NEW YORK - Despite a less-than-spectacular outlook for 2006, mutual fund managers cited by Lipper as "Lipper Leaders" last week said they see some encouraging signs of value, if investors know where to look. And mainly, they said, value can be found among a number of large-cap stocks.
Managers attending the conference, which Lipper of New York organized, each offered their portfolio philosophies and perspectives for the future.
"This is not a bad environment for stock investing," said Peter M. Klein, the lead manager for Fifth Third Multi Value Fund, a multi-cap value fund based in Cleveland. Klein cited the potential end to interest rate hikes, inflation of about 2.5% and projected corporate earnings of between 7% and 9%, as signs of a stable, albeit not booming, economy.
"The biggest risk is if the Fed overshoots," said I. Craig Hester, co-manager of the Hester Total Return Fund. Barring that, Hester anticipates most major indices to advance between 7% and 9%, in step with corporate earnings, he said.
Klein, whose fund invests in companies of all sizes, is betting that bigger will be better this year. In fact, the Fifth Third Multi Value is now 70% invested in large-cap stocks, compared to a few years ago when half of the $335.8 million fund's assets were held in small-cap stocks.
Many investors, Klein said, "are buying optimism and selling pessimism. We do the opposite." Klein's strategy is to look for the silver lining in otherwise gloomy news. For example, Klein favors AIG. Despite legal woes and an exodus of former executives, Klein believes the New York insurance giant will rebound, potentially rewarding shareholders richly. Klein cited Bank of New York as another undervalued company, as well as John Deere, a manufacturer of farm and lawn machinery where sales have suffered in recent years, but which has undergone strong internal improvements, according to Klein.
Like Klein, Hester also looks for value. The Austin, Texas-based manager sees a continued trend of minor gains, and some major losses in 2006, with a potential downturn of as much as 15%. To account for that, the Hester Total Return Fund is only 85% invested, so that managers might use the 15% cash reserve to help correct losses, he said.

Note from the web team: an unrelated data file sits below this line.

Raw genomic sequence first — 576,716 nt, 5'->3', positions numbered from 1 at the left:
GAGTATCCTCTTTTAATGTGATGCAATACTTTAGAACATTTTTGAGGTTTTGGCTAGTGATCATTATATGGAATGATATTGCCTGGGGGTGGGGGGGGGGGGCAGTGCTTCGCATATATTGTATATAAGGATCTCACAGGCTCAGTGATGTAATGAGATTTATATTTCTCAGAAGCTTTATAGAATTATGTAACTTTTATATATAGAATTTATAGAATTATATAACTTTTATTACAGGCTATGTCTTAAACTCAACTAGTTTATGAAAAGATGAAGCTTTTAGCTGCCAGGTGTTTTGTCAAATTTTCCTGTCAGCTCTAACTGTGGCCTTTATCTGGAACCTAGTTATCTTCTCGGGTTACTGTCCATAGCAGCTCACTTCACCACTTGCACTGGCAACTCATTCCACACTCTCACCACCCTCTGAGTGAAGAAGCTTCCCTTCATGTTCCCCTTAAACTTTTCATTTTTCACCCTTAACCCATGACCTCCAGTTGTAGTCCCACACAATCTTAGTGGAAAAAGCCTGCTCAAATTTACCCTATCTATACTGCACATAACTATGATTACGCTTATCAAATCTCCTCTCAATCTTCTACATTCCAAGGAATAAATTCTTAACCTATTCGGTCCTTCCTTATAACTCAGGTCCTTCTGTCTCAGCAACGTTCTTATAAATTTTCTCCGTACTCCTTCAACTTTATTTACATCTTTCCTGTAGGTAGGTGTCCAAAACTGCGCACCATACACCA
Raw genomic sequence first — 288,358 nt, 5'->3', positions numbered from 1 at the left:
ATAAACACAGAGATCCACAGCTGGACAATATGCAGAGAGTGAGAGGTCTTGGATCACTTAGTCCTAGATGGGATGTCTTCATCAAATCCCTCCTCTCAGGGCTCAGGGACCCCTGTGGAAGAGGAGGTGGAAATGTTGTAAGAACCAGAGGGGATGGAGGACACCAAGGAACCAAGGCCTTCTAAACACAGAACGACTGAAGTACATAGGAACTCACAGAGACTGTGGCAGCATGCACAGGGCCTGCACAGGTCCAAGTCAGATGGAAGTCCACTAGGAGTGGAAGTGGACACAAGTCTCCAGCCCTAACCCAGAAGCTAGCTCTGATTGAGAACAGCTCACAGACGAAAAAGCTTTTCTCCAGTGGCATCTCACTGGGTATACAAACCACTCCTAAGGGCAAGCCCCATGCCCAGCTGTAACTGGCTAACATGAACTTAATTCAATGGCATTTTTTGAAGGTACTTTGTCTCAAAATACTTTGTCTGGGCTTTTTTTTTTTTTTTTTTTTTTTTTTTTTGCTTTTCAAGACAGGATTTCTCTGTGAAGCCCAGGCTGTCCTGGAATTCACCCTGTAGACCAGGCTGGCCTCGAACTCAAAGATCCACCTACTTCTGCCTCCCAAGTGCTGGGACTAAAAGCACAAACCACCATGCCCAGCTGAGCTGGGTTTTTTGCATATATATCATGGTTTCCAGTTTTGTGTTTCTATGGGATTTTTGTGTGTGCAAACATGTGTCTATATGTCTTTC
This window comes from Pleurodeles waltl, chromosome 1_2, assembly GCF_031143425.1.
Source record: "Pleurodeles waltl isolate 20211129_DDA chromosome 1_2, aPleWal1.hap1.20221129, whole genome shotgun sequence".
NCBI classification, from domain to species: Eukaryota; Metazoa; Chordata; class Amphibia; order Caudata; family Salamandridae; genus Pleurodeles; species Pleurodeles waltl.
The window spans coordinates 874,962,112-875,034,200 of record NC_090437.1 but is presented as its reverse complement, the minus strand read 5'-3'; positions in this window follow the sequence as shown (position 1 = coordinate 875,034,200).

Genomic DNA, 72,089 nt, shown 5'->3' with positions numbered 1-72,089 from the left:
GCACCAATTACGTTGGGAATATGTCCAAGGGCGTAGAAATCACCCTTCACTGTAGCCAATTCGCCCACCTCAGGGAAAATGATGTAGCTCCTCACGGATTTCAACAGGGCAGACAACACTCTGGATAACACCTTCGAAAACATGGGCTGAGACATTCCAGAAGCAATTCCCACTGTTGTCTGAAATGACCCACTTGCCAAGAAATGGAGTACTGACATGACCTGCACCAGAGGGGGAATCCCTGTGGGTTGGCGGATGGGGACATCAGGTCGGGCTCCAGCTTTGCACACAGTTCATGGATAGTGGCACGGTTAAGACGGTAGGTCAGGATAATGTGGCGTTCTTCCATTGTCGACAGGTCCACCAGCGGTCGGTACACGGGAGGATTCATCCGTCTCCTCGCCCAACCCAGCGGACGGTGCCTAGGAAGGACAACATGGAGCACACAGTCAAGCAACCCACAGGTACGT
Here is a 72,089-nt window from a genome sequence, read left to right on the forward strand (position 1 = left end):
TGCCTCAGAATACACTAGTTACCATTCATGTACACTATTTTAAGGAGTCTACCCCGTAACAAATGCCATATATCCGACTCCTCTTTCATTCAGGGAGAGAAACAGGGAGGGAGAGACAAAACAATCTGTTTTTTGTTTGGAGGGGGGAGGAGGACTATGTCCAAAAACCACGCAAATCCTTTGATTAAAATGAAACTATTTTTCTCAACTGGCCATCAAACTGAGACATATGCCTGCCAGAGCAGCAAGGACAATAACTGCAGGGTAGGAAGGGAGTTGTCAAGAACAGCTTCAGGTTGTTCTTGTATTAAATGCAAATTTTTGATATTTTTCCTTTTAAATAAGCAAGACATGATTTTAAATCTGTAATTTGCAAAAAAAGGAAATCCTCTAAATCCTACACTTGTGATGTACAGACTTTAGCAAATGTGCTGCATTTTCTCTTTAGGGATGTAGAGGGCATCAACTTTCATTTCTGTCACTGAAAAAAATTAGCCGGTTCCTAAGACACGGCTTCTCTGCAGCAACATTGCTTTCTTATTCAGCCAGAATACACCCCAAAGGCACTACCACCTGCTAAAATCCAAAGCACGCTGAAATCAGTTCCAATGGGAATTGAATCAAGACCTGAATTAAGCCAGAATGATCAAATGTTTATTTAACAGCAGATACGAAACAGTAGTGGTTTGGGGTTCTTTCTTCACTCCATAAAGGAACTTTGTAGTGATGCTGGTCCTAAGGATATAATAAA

Hester's favorite stocks for the upcoming year include Tetra Technologies, a company based in The Woodlands, Texas, that manufactures chemicals to enhance oil and gas production, and MDU Resources, a company based in Bismarck., N.D., that serves the natural resources industry. Recent hurricanes in the Gulf of Mexico mean considerable rebuilding within the oil industry, which means more work for companies like these.
Hester also likes computer manufacturer and technology company Hewlett-Packard, which has a new chief executive team. AIG, Bank of New York, Citigroup and General Electric also offer promise, according to Hester.
Don Hodges, founder and co-manager of the Hodges Fund, is also thinking big for 2006. His Dallas-based fund typically includes stocks of companies of all size, but for 2006, it will be all about what he calls the "big chickens" of his fund - the reliable stocks that will lead the little ones. Home Depot, Wal-Mart and Halliburton rule the roost, while Apple, E*Trade and American Medical Response, the "smaller chickens," will probably do well but are not yet in flight, Hodges said.
Finally, Hodges has his "eggs," or what he considers "unusual" picks that he hopes have big potential. These include Rocky Mountain Chocolate Factory, Lifetime Fitness and Burlington Northern SantaFe, a rail company that is likely to get business from truckers bruised by rising oil costs. He's also got his eye on deep-sea drilling companies, including Transocean. Disasters along the Gulf Coast have created opportunities for modular housing companies, like Palm Harbor Homes, which Hodges believes is on the cusp of an "imminent" turnaround.